Associate Professor, Director of African Studies Program

Professor Brennan writes and teaches about questions of sound, materiality, ethics, and religion in Africa and the African Diaspora. In her research, she uses ethnographic methods and theories to study the daily life, ritual practices, and modes of communication created by religious practitioners. Professor Brennan is especially interested in how members of religious communities evoke feelings of connectedness and articulate their commitments to shared values through the use of a variety of aesthetic forms, including musical performances, dance, and visual modes of representation. Her research is based on more than fifteen years of field research in southwest Nigeria, primarily in Lagos and Ibadan. She has also conducted research with Nigerian immigrant and African American communities in the United States.

Professor Brennan’s first book, Singing Yoruba Christianity (Indiana UP, 2018), examines how members of the Cherubim and Seraphim Church Movement in Lagos, Nigeria use music, dance, and other material forms as a means of producing moral community and reinforcing ethical values and modes of self-making. Her research has also been published in American Ethnologist, the Journal of Religion in Africa, and the Journal of Popular Music Studies. Brennan is working on a new project that investigates how claims to urban space by members of religious communities in Lagos, Nigeria are produced, circulated, experienced, and contested through sound. She is also working on an ethnographic biography of a Nigerian-American visual artist.

“As an anthropologist, I am especially interested in the ways in which religion articulates cultural ideas and enables practices of sociality. In my research, I focus on aesthetic media—such as music, dance, poetry, and visual art—in order to understand how ideas of morality, ethics and spirituality are made real in performance, represented materially, and learned through means of embodiment. In my classes, I challenge students to reexamine their assumptions about the category of religion through the use of ethnographic studies in combination with music, film, art, and other media.”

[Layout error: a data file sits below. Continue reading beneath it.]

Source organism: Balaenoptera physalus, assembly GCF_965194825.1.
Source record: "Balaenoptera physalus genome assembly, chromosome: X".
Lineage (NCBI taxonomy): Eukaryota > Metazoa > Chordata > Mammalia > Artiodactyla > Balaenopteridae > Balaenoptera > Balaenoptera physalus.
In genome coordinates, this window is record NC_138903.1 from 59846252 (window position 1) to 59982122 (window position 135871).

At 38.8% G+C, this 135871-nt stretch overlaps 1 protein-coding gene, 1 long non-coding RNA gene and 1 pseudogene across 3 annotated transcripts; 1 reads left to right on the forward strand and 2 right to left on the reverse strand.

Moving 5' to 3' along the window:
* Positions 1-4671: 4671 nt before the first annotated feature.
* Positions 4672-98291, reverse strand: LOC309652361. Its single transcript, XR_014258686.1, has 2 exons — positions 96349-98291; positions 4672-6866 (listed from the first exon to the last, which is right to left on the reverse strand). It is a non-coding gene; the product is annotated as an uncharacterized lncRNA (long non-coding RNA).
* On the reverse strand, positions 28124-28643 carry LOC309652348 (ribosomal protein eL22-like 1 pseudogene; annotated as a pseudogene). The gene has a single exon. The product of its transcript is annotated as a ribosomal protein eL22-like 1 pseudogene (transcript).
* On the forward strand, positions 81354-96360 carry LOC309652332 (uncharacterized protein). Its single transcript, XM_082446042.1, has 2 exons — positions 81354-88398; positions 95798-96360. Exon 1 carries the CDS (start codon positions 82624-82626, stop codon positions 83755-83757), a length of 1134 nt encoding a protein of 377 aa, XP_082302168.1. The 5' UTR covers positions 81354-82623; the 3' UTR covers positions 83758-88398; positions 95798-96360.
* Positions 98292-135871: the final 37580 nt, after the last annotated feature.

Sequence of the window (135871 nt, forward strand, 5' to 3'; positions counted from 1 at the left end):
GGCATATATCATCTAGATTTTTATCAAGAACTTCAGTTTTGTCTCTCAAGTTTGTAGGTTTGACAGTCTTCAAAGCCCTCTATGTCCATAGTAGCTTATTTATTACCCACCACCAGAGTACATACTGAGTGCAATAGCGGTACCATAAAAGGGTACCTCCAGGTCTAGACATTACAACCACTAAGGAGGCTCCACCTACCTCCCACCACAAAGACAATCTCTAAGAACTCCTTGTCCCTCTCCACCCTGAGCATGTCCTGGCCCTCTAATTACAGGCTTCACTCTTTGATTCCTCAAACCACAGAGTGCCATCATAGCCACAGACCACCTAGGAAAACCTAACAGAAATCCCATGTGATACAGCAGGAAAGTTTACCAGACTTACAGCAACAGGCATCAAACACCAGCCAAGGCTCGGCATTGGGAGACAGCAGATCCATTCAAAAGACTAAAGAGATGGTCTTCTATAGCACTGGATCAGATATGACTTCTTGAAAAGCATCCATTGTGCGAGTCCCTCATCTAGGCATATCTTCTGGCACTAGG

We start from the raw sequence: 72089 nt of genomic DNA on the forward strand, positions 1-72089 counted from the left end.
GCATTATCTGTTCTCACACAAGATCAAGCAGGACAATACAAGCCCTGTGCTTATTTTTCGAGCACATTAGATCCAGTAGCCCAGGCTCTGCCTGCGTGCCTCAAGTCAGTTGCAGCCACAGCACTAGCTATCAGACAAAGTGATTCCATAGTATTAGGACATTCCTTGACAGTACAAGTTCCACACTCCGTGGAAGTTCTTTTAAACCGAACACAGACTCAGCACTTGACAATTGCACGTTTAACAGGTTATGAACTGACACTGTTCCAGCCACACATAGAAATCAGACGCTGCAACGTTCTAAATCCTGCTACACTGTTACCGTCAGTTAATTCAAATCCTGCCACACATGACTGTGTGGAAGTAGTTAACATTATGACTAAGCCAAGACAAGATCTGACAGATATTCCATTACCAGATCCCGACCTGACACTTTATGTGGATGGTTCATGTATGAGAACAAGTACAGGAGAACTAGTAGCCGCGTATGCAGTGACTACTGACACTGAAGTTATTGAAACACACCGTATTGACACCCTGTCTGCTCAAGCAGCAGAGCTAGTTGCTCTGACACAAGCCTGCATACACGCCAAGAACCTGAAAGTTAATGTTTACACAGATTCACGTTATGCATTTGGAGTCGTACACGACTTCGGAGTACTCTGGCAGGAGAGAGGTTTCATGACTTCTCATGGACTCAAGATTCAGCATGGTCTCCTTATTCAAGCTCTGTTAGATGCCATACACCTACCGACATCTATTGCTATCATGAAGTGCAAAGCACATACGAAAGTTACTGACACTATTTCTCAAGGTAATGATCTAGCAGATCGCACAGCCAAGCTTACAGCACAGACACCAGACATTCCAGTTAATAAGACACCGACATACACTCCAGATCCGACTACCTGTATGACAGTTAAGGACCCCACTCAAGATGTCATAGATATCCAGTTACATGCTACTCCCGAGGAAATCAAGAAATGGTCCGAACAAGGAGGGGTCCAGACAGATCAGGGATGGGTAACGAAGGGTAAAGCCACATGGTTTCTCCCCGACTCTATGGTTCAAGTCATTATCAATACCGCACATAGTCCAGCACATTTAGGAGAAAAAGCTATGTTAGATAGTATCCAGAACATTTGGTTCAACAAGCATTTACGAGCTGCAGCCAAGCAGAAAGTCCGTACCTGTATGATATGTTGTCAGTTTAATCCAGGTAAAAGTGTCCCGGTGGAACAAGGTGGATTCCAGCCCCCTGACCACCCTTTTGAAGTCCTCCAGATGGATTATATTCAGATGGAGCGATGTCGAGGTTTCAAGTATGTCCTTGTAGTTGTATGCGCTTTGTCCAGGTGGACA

Publications

2018. Singing Yoruba Christianity: Music, Media, and Morality. Bloomington: Indiana University Press.

 

2014. Senwele Jesu: Gospel Music and Religious Publics in Nigeria. New Media and Religious Transformations in Africa, Rosalind Hackett and Benjamin Soares, eds., Bloomington: Indiana University Press, pp. 227-244.

 

2013. “Up Above the River Jordan”: Hymns and Historical Consciousness in the Cherubim and Seraphim Churches of Nigeria. Studies in World Christianity 19 (1): 31-49.

 

2012. Take Control: The Labor of Immediacy in Yoruba Christian Music. Journal of Popular Music Studies 24 (4): 411-429.

 

2012. “Truly we have a good heritage”: Musical Mediations in a Yoruba Christian Diaspora. Journal of Religion in Africa 42 (1): 3-25.

 

2010. Mediating “The Voice of the Spirit”: Musical and Religious Transformations in Nigeria’s Oil Boom. American Ethnologist 37 (2): 354-370.

 

1999. “Chamber Music in the Barn: Tourism, Nostalgia and the Reproduction of Social Class” in The World of Music 41(3): 11-29.

Associations and Affiliations

African Studies Association

American Academy of Religion

American Anthropological Association

Vicki Brennan in her office in 481 Main Street

Areas of Expertise and/or Research

  • Africa (Nigeria, Yoruba) & African Diaspora
  • Music, Sound, and Performance
  • Religion, Media, & Materiality 
  • Anthropology of religion

Education

  • Ph.D. in Anthropology, University of Chicago
  • M.A. in Music (Ethnomusicology), University of Washington
  • B.A. in Music, cum laude, with honors, Syracuse University

Contact

Phone:
  • (802) 656-9301
Office Location:

481 Main Street, Room 101

Office Hours:

Wed 10-12 and by appointment

Website(s):
  1. Twitter

Courses Taught

REL 026 - D2: Religions in Africa Introduction to the study of religion with an emphasis on African religious beliefs, practices and experiences. Credits: 3.0

REL 100 - Interpretation of Religion Examination of major theories and methods used in studying and interpreting religious phenomena. Credits: 3.0

REL 103 - Sacred Sounds This course examines the sonic aspects of religious life, paying particular attention to musical phenomena. Credits: 3.0

REL 104 - Mysticism, Shamanism, and Possession Comparative study of ways in which the inward dimension of religious life finds expression. Credits: 3.0

REL 163 - D2: Women & Religion in Africa This course examines the relationships between women and religious institutions, practices, and communities in a variety of settings in sub-Saharan Africa. Credits: 3.0